Working towards a dementia-friendly London

During the 2016 Mayoral elections Alzheimer's Society championed the rights of people affected by dementia.

Since Sadiq Khan’s victory in the May 2016 London Mayoral elections, policy-makers and health and social care professionals in the capital have continued their ground-breaking work on joining up our health and social care services (a grand project referred to as 'integration').


The Mayoral elections were a fantastic opportunity for us to champion the rights of people affected by dementia and have a really positive effect on their lives, by ensuring that their voices are heard at a pivotal moment for the capital.

Over the last few months I have had the opportunity to meet many people across London living with dementia and hear of the issues they face on a daily basis. The variation in care is often staggering and it can’t be right that your home address often determines the level of support you receive. I have heard countless stories about the length of time it takes for people to be diagnosed and then being left in the lurch. It is absolutely not acceptable that this is happening.

Across London there are more than 72,000 people living with dementia. People with dementia and their carers face many challenges, but for Londoners, getting access to the right kind of care and support can depend on the borough you live in and the communities that you are a part of. The support in boroughs ranges hugely from some places offering a full package of support to those who offer a limited package. Living well with dementia should not come down to a postcode lottery.

At Alzheimer's Society, we believe that we can change this through developing a London-wide dementia strategy. We want to challenge health inequalities and see a city where every person with dementia – no matter who they are or where they live – can live well and access the right support, at the right time, in the right way. We want London to become the world's first dementia-friendly capital city.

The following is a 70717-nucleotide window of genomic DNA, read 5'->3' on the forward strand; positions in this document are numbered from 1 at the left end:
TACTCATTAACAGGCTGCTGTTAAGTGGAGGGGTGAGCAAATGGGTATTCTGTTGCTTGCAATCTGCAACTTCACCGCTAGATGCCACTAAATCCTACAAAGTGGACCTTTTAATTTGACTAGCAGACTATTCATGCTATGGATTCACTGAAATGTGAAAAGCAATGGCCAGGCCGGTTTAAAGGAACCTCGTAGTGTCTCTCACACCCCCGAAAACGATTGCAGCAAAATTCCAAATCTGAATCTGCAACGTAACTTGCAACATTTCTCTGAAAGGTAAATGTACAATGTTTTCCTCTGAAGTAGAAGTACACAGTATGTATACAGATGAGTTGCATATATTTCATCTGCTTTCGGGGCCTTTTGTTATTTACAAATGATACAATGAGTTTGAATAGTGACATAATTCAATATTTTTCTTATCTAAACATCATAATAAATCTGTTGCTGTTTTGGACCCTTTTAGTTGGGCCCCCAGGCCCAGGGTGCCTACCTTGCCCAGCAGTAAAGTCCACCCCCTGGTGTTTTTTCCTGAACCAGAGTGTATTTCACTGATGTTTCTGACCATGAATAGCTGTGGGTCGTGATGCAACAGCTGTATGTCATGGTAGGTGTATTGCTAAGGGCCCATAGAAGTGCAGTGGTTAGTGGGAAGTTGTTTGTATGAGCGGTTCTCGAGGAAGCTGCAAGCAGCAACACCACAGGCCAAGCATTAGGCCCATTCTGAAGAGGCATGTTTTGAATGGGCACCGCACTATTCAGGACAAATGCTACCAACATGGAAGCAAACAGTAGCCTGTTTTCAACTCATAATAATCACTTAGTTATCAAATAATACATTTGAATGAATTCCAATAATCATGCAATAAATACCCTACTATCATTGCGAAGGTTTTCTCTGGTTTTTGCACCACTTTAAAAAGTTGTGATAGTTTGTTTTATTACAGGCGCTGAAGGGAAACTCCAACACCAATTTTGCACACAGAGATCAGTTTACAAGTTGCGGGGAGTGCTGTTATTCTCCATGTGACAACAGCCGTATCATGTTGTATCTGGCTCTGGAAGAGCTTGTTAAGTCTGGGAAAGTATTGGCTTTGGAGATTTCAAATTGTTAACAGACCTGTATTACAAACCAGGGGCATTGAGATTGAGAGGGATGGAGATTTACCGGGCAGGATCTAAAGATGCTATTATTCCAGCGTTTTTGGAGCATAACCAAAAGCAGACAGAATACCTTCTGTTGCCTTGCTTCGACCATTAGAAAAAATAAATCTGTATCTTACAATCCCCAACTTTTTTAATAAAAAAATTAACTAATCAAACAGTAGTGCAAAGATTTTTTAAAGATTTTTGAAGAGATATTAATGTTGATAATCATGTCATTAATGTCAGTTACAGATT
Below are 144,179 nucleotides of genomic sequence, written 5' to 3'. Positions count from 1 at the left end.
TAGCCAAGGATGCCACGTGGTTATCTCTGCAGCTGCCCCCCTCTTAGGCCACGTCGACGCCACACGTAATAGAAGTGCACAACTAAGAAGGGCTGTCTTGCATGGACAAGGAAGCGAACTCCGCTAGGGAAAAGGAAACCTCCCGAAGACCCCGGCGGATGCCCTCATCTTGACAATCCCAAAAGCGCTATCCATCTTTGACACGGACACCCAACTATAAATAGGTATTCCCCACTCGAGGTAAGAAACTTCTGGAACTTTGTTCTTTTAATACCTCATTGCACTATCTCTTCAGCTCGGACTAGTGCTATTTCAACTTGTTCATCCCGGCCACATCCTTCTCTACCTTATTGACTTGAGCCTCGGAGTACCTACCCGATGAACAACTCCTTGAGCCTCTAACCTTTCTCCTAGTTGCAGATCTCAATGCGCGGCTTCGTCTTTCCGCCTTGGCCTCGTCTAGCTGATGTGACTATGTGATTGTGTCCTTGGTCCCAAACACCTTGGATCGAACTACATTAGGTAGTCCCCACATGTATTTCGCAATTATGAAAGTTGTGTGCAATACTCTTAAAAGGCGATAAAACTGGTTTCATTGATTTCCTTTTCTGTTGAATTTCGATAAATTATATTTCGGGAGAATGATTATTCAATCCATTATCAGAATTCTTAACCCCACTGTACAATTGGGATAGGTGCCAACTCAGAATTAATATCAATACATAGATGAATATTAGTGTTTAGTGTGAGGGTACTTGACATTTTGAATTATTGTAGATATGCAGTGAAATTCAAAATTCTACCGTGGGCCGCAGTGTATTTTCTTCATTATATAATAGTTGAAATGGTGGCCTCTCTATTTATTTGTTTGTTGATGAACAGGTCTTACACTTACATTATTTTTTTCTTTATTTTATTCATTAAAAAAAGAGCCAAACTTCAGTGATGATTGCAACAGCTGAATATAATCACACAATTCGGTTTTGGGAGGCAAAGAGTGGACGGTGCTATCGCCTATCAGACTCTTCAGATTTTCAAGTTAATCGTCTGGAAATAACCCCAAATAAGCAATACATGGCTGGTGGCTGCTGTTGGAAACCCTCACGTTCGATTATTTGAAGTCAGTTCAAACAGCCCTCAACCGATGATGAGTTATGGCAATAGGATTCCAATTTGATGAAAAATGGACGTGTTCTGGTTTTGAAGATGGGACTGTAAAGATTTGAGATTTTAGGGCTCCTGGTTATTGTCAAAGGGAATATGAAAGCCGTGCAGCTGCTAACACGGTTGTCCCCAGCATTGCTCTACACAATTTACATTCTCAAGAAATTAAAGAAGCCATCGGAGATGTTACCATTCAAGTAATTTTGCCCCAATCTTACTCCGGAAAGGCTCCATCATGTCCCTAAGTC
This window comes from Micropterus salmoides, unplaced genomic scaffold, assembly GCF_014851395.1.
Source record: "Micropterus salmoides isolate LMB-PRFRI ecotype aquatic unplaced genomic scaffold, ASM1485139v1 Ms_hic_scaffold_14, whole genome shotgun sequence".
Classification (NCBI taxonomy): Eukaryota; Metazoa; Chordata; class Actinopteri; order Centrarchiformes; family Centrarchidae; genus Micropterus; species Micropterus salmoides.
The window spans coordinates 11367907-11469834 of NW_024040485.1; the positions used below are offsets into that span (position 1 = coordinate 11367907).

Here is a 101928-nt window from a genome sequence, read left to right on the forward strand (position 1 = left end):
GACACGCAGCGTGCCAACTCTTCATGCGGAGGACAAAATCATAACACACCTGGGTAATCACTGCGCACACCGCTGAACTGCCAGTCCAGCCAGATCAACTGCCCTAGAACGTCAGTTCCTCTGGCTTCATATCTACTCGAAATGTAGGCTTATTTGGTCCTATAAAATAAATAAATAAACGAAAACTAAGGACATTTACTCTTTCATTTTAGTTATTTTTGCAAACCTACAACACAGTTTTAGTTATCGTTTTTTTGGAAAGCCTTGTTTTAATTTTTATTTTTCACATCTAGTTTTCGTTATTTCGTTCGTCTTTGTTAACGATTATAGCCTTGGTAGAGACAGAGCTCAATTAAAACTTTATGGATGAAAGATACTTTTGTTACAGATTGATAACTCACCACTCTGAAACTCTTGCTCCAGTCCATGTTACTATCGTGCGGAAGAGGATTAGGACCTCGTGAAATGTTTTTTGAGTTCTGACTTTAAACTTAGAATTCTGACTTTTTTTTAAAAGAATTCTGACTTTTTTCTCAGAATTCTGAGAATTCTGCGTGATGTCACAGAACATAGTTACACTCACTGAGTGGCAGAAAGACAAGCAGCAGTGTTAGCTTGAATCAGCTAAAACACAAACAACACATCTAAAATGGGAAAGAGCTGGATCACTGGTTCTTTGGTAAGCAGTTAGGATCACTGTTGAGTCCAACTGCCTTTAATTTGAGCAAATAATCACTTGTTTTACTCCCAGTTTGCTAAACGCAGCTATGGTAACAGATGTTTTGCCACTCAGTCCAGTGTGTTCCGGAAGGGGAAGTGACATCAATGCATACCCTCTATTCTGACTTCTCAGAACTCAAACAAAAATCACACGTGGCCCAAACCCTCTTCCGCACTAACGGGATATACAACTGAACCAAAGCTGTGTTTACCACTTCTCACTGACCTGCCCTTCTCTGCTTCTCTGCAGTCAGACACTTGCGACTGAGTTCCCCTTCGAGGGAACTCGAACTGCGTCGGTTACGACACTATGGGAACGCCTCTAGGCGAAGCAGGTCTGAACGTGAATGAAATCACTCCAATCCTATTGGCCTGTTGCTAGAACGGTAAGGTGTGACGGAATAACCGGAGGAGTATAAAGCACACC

Our vision of a strategy to make London dementia-friendly falls in to five broad categories:

  • risk reduction and early intervention,
  • ending the postcode lottery of dementia diagnosis and post-diagnosis support,
  • improving the quality of care,
  • creating an integrated health and social care system,
  • and engaging the wider community and organisations in London in dementia research and innovation.

In February we launched our campaign for a dementia-friendly London and on September 22 2016 we will be holding a global launch event at City Hall to highlight what we have done to date and our exciting plans for the future.

This will be an opportunity to hear from a host of speakers including a person with dementia, Alistair Burns. Members of the London Assembly and to set out our plans for the next phase of dementia-friendly London.

If we really want to make a change we all need to get behind it and make sure that we maintain the momentum. The time is now, and we need your help to make London Dementia Friendly.    

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